TORONTO, April 9, 2018 – The Brookfield Institute for Innovation + Entrepreneurship (BII+E) unveiled a new digital literacy and coding pilot program designed to prepare youth for the digital economy. This new pilot program builds upon existing community infrastructure, such as libraries and community organizations, to develop a model that has the potential to scale across Canada.
The pilot is being jointly funded by the Ontario government, which is matching a $1-million donation from Janice Fukakusa, Greg Belbeck and family.
“We are thrilled to be able to lift our research off the pages and test a model with our community partners, only made possible through the generous donation of Janice Fukakusa, Greg Belbeck and family, and the matching funds from the Ontario government,” said Sean Mullin, Executive Director, BII+E. “We see this as an opportunity to help build an innovation economy that works for everyone.”
The pilot is giving participants, aged 12 – 15, access to digital skills training to join a rapidly changing labour market and successfully participate in an increasingly digital economy. Additionally, it is reaching youth who are from backgrounds traditionally underrepresented in the STEM (science, technology, engineering, and math) fields.
“I hope to get more computer skills and learn to work with code,” said YMCA Academy student Evan Laird. “Investing in digital skills training for young people—women and visible minorities, in particular—not only gives them the exposure and experience they might not otherwise get, but it also improves their chances at success in their future endeavours and strengthens our shifting economy,” said Janice Fukakusa.
The two-year project was designed by a diverse range of experts in digital literacy programming, youth engagement, community development and education policy. The program will be evaluated regularly in order to generate key insights and recommendations for policy makers in education and digital skills training.
“There’s nothing like watching a kid pick up a new piece of tech and just get it. That’s why our government is partnering on a project that takes an important step toward a digitally inclusive province—one that will nurture curiosity, build a love of learning for young people and help prepare them for new job opportunities,” added Eleanor McMahon, Minister Responsible for Digital Government.
The pilot will take place across six sites in five cities: Toronto Public Library Centennial Branch, YMCA Academy at Toronto Central YMCA, the Boys and Girls Club of London, the Boys and Girls Club of Hamilton, the Belleville Public Library, and Sudbury YMCA.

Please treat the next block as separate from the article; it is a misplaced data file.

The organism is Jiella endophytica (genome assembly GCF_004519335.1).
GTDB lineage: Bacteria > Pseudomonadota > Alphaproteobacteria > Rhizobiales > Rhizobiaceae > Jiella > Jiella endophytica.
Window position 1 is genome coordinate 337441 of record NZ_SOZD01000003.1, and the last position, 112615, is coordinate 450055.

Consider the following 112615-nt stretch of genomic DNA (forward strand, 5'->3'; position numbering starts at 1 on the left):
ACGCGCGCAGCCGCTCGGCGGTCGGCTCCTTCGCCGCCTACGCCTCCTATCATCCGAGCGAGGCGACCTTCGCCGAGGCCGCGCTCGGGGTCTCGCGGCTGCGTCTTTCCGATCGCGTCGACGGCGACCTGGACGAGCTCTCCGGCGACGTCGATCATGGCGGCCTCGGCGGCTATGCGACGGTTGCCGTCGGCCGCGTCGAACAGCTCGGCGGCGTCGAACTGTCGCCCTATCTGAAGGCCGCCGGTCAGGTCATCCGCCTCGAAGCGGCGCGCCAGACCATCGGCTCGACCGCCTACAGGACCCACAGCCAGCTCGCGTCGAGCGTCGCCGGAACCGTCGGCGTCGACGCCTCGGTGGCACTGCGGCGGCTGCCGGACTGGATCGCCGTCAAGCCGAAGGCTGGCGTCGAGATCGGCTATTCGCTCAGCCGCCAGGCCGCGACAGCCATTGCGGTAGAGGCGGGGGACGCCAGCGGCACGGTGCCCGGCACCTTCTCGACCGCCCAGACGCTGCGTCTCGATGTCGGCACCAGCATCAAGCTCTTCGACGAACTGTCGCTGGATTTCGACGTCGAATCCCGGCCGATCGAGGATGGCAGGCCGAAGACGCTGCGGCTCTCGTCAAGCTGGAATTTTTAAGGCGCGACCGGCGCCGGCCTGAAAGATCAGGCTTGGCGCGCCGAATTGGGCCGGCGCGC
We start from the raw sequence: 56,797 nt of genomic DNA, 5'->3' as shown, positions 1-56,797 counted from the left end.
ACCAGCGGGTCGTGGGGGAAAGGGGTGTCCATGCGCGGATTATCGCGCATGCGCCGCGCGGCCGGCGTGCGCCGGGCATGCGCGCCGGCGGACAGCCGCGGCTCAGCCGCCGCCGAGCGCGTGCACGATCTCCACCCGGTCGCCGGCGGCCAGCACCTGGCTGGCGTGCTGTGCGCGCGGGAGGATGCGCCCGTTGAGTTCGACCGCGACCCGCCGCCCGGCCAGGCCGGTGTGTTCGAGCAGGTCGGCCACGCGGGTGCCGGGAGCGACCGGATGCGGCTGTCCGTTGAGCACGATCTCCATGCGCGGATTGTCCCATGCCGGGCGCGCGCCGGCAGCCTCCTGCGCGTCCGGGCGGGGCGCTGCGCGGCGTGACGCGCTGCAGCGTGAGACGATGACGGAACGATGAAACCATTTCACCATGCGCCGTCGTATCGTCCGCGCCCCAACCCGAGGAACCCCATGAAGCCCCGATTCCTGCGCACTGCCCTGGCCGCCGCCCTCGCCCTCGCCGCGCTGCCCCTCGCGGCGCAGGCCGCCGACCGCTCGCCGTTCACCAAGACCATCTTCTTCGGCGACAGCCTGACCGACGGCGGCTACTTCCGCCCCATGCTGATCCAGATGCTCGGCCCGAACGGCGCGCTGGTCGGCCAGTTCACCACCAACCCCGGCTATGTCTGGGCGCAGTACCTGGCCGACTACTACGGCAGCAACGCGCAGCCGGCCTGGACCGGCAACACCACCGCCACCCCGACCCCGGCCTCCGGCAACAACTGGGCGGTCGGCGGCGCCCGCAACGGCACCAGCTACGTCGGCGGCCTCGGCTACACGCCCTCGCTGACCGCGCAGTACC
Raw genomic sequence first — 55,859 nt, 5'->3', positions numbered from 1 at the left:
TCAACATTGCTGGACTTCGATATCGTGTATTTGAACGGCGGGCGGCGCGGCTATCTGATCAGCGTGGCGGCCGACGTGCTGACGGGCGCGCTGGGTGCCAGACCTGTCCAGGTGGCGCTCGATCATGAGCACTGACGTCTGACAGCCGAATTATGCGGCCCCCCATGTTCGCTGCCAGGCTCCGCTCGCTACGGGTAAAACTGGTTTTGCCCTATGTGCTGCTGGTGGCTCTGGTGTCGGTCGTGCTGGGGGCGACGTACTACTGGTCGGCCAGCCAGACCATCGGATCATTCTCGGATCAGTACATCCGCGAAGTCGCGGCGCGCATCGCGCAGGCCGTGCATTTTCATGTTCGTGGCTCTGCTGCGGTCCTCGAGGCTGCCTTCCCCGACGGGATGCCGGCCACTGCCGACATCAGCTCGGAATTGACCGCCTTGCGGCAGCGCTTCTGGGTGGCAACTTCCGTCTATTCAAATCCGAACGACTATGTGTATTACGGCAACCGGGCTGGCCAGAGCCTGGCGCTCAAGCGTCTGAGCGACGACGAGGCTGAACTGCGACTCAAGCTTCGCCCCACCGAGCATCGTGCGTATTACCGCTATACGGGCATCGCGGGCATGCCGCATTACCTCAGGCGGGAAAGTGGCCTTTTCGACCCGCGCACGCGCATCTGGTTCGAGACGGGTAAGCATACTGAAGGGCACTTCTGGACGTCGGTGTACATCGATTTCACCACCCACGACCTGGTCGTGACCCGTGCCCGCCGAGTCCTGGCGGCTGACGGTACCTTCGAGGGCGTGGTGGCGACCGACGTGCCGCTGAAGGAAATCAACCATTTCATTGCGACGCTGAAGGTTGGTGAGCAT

“The digital literacy + coding pilot will go a long way in helping young people develop the skills they’ll need to succeed in the workforce for years to come,” said Mitzie Hunter, Minister of Advanced Education and Skills Development. “Our government understands that today’s in-demand skills are shifting—it’s why we made a commitment to increase Ontario’s STEM graduates by 25 per cent over the next five years. By supporting this program, we’re making sure Ontario’s workforce stays competitive and adaptable in the new digital economy.”
BII+E is partnering with Actua, Boys and Girls Clubs of Canada, the Information and Communications Technology Council, Canada Learning Code, RBC Capital Markets, Shopify, Toronto Public Library, YMCA, and United Way Greater Toronto.
“Digital skills have quickly become a new literacy. It is critical that we invest in engaging underrepresented youth in ensuring they have opportunities to build these skills for their future success and employability. Actua is a proud partner in the Digital Literacy + Coding Pilot,” says Jennifer Flanagan, CEO of Actua.
“Toronto Public Library is proud to partner with the Brookfield Institute to host their pilot program at one of our Youth Hub locations,” said Pam Ryan, Director, Service Development and Innovation, Toronto Public Library “Enabling digital inclusion for Toronto youth and providing them with opportunities to build digital literacy skills is a priority for the library and this wonderful collaboration with Brookfield enables the library to do more.”
Key facts from our research
- Young people, aged 15 – 24, made up nearly 20 per cent of jobs at a high risk of automation in 2011.
- Youth are facing higher skill and experience requirements as more entry-level positions are being impacted by automation.
- Digital literacy and coding is one of the ways to prepare young people for the changing nature of work.
- Canada is the fifth most represented country for developer talent globally, with Canadians accounting for 4.4 per cent of web developers.
- Canada’s developer industry still lacks diversity; the vast majority (83 per cent) of Canadian developers are white, and less than 10 per cent are female.